5 things you should consider when choosing a new translation tool

Choosing a new translation tool can have a far reaching affect on your organisation and the people who work for it. A bad decision can result in a wasted investment, unhappy localisation partners and translators, a degradation in the quality of your localised content and an inability to move on from your choice in the future.

It’s really worth the effort to consider (at least) these five points before making your final decision. In no particular order…..

  1. Think of ALL the vested parties in this decision. You may have multiple content contributors within your own company. See this from their angle. Consider the contribution from your localisation vendor and make sure that their particular role is catered for in the new technology. Perhaps most importantly, consider the translators who will use the software; in particular make sure that their productivity isn’t reduced to the point where their participation might be in question.
  2. Make absolutely sure that the tool can produce a Translation Memory that is independent of the system you are buying. You should insist on portability of your translations if this doesn’t work out. Also find out if the translations that you commission through the software are yours or if they will be available in the cloud for other companies to buy. This may not pose an issue for you, but you should be aware of exactly who might benefit from your translated content.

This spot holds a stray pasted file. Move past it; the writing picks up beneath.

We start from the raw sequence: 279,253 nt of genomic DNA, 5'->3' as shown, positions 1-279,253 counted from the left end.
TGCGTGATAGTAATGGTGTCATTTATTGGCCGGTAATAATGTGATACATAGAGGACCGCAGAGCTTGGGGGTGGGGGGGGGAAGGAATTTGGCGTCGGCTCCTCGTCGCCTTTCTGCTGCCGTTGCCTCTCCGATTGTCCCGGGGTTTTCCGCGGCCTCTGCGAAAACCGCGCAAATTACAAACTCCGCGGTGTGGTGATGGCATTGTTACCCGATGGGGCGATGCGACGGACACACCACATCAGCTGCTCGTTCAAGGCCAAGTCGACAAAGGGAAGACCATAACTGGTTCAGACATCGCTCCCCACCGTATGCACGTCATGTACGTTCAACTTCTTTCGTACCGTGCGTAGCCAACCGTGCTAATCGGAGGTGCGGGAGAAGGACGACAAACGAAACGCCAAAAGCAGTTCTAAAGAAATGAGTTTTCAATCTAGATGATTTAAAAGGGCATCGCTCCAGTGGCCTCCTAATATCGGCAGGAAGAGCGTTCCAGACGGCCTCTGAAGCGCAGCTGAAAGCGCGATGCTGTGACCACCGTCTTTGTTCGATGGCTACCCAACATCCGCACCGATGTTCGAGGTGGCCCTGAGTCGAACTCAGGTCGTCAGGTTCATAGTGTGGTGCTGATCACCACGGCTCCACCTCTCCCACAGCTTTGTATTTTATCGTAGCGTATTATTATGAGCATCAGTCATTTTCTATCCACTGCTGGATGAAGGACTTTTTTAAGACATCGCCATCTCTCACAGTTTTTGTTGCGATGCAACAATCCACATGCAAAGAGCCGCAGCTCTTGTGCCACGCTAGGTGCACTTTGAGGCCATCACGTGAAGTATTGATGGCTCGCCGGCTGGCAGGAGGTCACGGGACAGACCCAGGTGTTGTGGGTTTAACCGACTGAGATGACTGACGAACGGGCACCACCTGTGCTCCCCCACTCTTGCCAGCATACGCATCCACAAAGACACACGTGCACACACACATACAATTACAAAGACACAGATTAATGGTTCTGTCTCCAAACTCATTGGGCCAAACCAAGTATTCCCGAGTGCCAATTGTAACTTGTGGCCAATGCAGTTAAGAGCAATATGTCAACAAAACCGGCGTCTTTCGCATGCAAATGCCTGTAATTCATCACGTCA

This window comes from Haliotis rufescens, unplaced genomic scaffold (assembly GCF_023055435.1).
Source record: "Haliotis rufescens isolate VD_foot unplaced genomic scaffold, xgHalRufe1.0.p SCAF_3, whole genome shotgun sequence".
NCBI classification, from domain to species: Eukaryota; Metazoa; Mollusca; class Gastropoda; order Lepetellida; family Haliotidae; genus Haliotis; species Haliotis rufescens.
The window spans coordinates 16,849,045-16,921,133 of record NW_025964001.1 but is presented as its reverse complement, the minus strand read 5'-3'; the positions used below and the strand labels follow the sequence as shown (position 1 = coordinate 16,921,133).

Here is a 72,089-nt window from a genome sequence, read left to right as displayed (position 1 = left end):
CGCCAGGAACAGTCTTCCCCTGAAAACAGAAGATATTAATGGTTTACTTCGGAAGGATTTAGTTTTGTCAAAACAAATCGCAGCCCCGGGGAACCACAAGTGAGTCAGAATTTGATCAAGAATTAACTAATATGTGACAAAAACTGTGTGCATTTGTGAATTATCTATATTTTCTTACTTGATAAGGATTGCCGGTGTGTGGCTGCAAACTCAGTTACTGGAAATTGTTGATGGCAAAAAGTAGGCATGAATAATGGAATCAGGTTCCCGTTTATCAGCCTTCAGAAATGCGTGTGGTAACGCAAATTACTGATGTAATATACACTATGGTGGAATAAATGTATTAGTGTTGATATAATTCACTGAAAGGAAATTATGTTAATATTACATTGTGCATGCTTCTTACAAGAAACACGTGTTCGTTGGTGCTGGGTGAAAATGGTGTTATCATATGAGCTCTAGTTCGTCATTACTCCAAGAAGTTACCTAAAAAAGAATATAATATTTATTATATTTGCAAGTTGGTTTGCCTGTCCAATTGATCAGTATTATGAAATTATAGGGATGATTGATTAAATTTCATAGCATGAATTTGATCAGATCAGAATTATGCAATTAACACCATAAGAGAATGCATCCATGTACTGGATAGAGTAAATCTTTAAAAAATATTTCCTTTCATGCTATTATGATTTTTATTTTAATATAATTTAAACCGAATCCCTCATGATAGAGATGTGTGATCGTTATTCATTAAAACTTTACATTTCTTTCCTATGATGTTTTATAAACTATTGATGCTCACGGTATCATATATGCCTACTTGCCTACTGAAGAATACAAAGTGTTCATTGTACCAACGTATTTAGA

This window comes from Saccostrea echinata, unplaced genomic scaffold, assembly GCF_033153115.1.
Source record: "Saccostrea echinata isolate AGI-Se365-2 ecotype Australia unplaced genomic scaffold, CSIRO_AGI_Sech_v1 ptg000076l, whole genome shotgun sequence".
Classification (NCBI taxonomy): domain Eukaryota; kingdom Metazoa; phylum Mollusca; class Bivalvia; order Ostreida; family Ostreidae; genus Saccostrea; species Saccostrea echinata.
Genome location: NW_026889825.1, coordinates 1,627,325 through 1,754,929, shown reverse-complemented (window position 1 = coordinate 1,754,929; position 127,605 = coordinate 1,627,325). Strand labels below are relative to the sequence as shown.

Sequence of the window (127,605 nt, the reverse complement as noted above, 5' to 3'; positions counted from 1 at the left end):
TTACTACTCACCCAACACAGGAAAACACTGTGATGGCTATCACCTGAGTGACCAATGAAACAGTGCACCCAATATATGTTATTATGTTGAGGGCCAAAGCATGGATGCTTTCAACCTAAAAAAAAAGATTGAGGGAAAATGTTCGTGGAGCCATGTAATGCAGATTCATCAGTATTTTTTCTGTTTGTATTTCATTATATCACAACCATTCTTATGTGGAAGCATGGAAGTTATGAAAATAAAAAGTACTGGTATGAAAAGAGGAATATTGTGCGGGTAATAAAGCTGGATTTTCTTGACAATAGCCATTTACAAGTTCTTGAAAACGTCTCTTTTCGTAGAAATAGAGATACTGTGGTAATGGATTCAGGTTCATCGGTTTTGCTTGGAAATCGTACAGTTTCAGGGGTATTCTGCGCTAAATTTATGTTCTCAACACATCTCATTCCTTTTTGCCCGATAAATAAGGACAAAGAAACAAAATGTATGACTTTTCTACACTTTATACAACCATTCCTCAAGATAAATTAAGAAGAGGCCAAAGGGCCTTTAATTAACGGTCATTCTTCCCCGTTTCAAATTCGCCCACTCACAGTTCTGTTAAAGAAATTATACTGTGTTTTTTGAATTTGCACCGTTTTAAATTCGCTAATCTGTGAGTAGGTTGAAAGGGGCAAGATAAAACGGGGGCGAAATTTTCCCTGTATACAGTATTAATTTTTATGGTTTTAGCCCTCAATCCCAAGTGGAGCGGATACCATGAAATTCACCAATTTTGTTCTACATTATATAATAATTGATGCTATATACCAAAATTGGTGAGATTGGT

3. Don’t allow a translation tool be a lead into using a particular translation vendor. The decision about what tool you use and the decision about who you choose to use that tool should be independent. If they end up being the same company, fine, as long as one decision doesn’t automatically influence the other.
  4. Try to employ a system that you can rent rather than buy. Large initial investments for set up and calibration means you are immediately vested in a longer term commitment to a tool. Your boss WILL want to see value for money and probably won’t entertain a change of mind if the system doesn’t work out.
  5. Decide what metrics or analytics are important to you and make sure your system will deliver them to you. Some customers like to be aware of exactly who many words are being translated and exactly what progress is being made across each of the required languages. This data should be readily available and highly visual to you if required.

Seek out advice. Search for at least one content provider, one localisation vendor and one translator who have worked on the tool and who have not been provided as a reference by the tool provider. The internet is full of the feedback you need to make the right decision. Or talk to us. We’ll help you get on the right track, free of charge and without obligation.

www.iotals.com